The day warmed rapidly, Moli reading tracks as we walked: buffalo hoofs, elephant pads, the tiny marks of a dik-dik. “Hello pussycat,” he greeted lion prints in the sand.
Approaching the river, an elephant appeared between the trees. It bristled, huffed and trundled away. Later, we watched large herds crashing through thick greenery across the river.
We came much closer the next day. Moli tapped his little ash bag to check the direction of the wind, as we stepped within 20 metres of a large-tusked adult male on the riverbank.
“It’s important they don’t see, hear or smell you,” Moli explained later. “One molecule of human scent touches that trunk and they know exactly where you are, and they don’t like it.”
“This is the greatest creature that has ever graced our planet,” he continued, warming to his theme.
“What a nose they have – so dexterous that it can pick up a pin from a sheet of glass. They eat 250 kilos of food per day, but only digest 30 per cent of what they eat, producing 150 kilos – or two adult humans – of poo per day. And how remarkably silent this creature can be: a six tonne animal that can move through the bush like a ghost.”
We watched, still and silent, for 15 minutes, close enough to hear the sound of the behemoth’s powerful teeth grinding branches.
It moved towards us, looked in our direction and ambled away. It’s these kind of close-up encounters, as well as seeing the detail of the environment, that makes being on foot so special.
“To understand the bush, you have to walk,” Moli said. “And when you do have those big animal encounters, it’s so different. On foot, close to the elephant, it’s more real and exciting. And it gives you an idea of how our ancestors would’ve experienced these same places.”
After two days, walking ten to 12 kilometres each day and returning in the afternoon to Kichaka, we set out for a wilderness fly camp, hiking 15km through scrub and grassland that buzzed with cicadas.
“Wherever you are in this park, there’s a tall head gawking back at you,” Moli said, as giraffe eyes poked over trees, watching our approach. “We call it ‘Giraffic Park’.”
We passed giant candelabra trees and sheltered from the blazing sun beneath an enormous baobab. “It’s the biggest I’ve seen in Tanzania,” Moli said, admiringly. “It could be up to 2,000 years old.”
After fireside drinks, dinner under a roof of stars and a comfy night in a tent, we continued upriver the next morning, toward Kali forest.
Surrounded by the calls of doves, bush shrikes, spurfowl and fish eagles, we trekked up the warm riverbed, picking out tracks in the sand: buffalo, giraffe, elephant, fresh lion prints…
Waking in this unique wilderness for the final time, there were pink skies over the river and gruff grunting sounds: the mating calls of a pair of lions across the water.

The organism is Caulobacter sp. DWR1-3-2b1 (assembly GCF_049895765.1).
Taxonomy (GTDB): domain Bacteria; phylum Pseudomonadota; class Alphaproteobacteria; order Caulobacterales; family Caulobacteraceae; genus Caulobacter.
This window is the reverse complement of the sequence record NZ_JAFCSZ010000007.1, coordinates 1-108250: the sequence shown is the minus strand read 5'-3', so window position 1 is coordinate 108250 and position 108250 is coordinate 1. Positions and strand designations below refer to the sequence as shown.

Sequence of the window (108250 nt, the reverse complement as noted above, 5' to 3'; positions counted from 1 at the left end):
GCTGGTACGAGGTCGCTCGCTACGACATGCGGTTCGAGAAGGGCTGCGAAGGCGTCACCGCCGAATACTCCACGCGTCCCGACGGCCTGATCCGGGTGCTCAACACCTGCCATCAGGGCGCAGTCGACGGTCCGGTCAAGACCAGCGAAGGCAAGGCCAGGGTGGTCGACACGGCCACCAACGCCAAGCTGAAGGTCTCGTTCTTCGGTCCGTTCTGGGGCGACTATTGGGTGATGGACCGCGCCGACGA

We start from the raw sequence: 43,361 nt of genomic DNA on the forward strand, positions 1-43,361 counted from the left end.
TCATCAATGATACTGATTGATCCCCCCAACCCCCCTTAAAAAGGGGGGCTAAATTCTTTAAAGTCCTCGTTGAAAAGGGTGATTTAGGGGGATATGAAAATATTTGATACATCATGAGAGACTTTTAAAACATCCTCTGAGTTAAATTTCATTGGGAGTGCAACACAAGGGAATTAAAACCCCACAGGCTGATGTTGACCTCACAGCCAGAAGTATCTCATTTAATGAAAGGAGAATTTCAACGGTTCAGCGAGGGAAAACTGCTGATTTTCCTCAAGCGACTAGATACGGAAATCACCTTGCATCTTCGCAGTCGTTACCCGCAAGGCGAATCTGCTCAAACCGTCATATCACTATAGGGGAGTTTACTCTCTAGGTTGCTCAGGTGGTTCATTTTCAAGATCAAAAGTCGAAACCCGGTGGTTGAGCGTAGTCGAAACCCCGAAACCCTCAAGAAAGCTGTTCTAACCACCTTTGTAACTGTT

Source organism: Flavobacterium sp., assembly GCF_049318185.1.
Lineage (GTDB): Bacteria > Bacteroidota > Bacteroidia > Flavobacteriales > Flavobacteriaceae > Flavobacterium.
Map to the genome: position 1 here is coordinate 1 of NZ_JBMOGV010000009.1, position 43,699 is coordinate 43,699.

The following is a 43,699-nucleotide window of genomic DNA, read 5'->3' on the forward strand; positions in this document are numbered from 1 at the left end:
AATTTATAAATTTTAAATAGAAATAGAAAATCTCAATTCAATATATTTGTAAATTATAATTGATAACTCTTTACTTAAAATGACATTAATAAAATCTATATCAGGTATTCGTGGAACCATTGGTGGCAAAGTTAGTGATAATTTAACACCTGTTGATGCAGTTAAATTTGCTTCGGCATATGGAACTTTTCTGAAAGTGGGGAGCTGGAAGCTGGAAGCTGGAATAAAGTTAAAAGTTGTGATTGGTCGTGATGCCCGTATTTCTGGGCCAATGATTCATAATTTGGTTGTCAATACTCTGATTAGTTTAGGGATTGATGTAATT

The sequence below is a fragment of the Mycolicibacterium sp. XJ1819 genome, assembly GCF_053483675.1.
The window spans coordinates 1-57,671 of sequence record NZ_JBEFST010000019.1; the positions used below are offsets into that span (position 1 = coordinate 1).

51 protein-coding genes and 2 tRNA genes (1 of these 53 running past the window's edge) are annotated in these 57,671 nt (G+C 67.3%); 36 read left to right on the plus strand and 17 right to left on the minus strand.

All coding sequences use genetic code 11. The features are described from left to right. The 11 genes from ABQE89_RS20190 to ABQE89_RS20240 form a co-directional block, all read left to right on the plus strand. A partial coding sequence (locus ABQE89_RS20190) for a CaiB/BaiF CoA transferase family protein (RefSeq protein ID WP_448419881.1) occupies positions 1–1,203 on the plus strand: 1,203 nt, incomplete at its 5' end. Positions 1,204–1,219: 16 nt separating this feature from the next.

Two pairs of eyes looked back, then disappeared into the long grass, the sounds that followed sure signs the lions were doing their part to make sure this wild park remains full of life.
Ruaha NP is home to one of East Africa’s largest lion and elephant populations, but the battle to protect them is still raging…
The facts are stark. From 2009 to 2015, Tanzania’s elephant population fell from 109,000 to an estimated 50,000 as a result of poaching.
The south in particular was hit hard, says Dr Trevor Jones of the South Tanzanian Elephant Program (STEP), as one of East Africa’s largest populations lost over 50% of its elephants.
The situation is worse for its lions. Some 200,000 once roamed Africa; now there’s a little over 24,000, with 10% of those left in the wild found in Ruaha NP.
But even here it’s not been plain sailing. Prior to 2012, conflict with villagers led to 60 lions being killed every year by the Barabaig people.
While hard work on the ground and global goodwill to crack down on the ivory trade is helping deter elephant poachers, working with local communities has been just as important for STEP, says Dr Jones.
Crop losses to Ruaha’s 6,573-strong elephant population threaten livelihoods and lead to legal killings.
But through working with the local villages, perceptions are changing...
For the lions, it’s a similar fight. The Ruaha Carnivore Project (RCP) has trained up 17 Barabaig and Maasai Lion Defenders.
Their duties include tracking, fixing enclosures and averting hunts (they halted 21 in 2018 and recovered 3,000 goats), while villages monitoring camera traps are rewarded with supplies, to try and change local attitudes.
It’s an ongoing battle but one vital to Ruaha, where park fees from visitors are vital in helping save Africa’s rarest wildlife.
The author travelled with Audley Travel (01993 838545), which runs a ten-night trip to Ruaha National Park, including two nights at Jongomero, two nights at Kwihala, two nights at Jibali Ridge and two nights at Kichaka.
The price includes international flights with Kenyan Airways, as well as domestic flights, accommodation on an all-inclusive basis, transfers, park entrance fees and various excursions.